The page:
From 1986 to 1993, the National Irrigation Water-Quality Program (NIWQP) of the U.S, Department of the Interior studied whether contamination was induced by irrigation drainage in 26 areas of the Western United States. In 1992, a study to evaluate and synthesize data collected during these 26 investigations began. Selenium, boron, and molybdenum are the trace elements and DDT the pesticide most commonly found in surface water at concentrations exceeding chronic criteria for the protection of aquatic life. In six of the areas, the median selenium concentration exceeded the criterion. Aquatic- life criteria have not been developed for uranium, but the median uranium concentration exceeded the proposed Maximum Contaminant Level for drinking water in seven areas. A principal components analysis indicates that severity of selenium contamination is not related to the severity of contamination by boron, molybdenum, and arsenic. Arsenic, boron, molybdenum, and selenium concentrations are nearly the same in both filtered and unfiltered samples, which indicates that contaminant concentrations in filtered samples can be directly compared with biological-effects data developed using unfiltered samples. At a given site, selenium concentrations in surface water can change by an order of magnitude during the course of a year and from one year to another.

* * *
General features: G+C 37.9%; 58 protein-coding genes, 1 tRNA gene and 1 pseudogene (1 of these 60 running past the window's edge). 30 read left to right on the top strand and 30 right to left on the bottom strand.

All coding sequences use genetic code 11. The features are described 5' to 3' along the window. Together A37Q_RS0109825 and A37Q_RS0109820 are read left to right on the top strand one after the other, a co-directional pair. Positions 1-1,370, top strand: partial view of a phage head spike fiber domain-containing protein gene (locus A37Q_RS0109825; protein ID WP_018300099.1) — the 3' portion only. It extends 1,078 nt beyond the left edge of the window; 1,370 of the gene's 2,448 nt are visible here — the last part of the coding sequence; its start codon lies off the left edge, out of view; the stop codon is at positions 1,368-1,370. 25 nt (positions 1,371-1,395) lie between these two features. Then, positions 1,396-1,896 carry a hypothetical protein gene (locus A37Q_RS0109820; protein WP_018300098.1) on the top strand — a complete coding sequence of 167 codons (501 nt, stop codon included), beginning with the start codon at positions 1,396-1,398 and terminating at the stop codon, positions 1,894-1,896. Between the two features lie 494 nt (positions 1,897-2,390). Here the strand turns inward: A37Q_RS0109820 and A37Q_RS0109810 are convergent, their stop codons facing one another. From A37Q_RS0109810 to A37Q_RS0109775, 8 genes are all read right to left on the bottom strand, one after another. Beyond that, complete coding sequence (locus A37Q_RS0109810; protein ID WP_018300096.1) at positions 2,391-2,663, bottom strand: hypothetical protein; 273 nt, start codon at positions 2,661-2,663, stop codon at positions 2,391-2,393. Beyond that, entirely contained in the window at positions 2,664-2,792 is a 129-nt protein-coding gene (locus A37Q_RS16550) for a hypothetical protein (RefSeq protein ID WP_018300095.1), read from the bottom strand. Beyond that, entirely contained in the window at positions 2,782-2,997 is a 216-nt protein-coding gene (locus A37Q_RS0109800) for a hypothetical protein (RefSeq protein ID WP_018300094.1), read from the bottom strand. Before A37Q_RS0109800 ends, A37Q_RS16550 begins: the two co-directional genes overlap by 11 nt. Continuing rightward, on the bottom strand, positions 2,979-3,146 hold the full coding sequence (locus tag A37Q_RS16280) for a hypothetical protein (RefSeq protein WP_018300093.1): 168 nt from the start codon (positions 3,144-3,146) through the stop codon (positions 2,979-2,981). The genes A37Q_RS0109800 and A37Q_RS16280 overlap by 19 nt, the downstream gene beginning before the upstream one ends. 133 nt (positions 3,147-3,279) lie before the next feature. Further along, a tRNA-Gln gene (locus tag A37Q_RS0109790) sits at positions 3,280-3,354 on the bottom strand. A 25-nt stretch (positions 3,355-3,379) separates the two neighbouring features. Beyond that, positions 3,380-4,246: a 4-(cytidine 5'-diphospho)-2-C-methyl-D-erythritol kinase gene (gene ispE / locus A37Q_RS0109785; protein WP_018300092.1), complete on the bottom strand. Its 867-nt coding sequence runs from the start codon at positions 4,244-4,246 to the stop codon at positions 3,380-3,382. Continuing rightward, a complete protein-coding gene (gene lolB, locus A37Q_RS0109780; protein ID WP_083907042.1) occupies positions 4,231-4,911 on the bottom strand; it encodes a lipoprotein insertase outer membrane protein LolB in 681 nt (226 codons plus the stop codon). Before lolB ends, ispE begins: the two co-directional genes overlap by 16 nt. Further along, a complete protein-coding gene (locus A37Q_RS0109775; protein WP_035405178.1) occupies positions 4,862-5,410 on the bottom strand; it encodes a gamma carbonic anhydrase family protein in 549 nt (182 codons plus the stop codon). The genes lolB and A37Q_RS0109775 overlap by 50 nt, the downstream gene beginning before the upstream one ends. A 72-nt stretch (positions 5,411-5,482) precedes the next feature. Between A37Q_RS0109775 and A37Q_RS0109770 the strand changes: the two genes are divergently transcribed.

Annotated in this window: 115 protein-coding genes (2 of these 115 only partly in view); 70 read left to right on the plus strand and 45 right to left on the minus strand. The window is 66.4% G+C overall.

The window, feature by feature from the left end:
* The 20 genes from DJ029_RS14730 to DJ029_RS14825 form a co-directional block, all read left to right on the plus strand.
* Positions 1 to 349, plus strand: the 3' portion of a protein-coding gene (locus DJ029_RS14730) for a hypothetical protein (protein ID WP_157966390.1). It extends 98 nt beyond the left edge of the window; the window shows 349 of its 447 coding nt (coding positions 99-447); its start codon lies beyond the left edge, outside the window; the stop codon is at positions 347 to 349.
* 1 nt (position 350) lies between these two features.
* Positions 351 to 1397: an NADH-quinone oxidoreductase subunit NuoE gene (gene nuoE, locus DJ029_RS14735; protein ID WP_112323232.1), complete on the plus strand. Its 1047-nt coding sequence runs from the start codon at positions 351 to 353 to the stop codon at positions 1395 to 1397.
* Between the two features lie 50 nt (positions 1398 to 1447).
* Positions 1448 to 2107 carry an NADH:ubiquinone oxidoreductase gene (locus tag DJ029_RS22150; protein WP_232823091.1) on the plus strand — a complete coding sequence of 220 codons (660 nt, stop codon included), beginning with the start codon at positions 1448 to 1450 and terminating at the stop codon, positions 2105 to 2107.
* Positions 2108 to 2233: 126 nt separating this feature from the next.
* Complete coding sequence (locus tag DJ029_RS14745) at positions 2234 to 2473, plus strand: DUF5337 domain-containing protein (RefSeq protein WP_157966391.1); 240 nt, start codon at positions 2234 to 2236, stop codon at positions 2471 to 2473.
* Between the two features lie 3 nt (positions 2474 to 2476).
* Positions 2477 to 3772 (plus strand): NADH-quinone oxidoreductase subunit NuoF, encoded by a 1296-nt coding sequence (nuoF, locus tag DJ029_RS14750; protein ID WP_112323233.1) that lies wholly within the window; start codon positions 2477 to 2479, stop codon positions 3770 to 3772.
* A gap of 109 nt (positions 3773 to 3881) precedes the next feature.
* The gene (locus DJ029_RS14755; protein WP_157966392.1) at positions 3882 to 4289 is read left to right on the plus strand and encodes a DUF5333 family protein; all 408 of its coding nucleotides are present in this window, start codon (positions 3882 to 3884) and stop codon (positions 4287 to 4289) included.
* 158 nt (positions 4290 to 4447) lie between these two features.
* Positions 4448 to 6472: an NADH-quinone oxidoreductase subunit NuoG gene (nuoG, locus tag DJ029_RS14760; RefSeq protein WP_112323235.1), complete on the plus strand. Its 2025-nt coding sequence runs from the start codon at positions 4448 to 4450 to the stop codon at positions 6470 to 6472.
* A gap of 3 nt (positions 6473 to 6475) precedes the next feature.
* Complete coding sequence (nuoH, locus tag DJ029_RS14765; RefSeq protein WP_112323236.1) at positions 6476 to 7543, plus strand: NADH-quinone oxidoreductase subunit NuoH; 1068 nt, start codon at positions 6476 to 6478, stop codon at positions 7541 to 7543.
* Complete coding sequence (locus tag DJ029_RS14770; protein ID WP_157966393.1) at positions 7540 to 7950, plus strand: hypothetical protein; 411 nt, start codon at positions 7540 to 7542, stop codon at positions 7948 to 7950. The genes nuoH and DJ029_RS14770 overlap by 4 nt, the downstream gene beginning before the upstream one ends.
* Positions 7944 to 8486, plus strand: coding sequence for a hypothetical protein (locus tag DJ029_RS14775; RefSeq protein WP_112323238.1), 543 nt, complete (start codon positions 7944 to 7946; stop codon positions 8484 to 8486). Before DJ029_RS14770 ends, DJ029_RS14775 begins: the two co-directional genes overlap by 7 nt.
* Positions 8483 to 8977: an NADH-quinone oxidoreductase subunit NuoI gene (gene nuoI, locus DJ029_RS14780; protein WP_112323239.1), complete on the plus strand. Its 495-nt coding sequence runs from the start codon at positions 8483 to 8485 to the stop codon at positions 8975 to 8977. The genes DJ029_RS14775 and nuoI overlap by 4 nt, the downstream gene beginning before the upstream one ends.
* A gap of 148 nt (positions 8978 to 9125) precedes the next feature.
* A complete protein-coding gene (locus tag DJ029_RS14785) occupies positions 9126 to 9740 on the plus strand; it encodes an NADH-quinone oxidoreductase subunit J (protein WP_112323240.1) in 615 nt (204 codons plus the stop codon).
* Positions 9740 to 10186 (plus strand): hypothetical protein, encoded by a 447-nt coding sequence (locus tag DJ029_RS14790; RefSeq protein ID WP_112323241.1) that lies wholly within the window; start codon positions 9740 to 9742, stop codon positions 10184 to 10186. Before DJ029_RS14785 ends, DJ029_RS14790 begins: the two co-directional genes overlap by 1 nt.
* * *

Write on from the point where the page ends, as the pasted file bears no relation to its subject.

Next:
Additional publication details
Synthesis of data from studies by the National Irrigation Water-Quality Program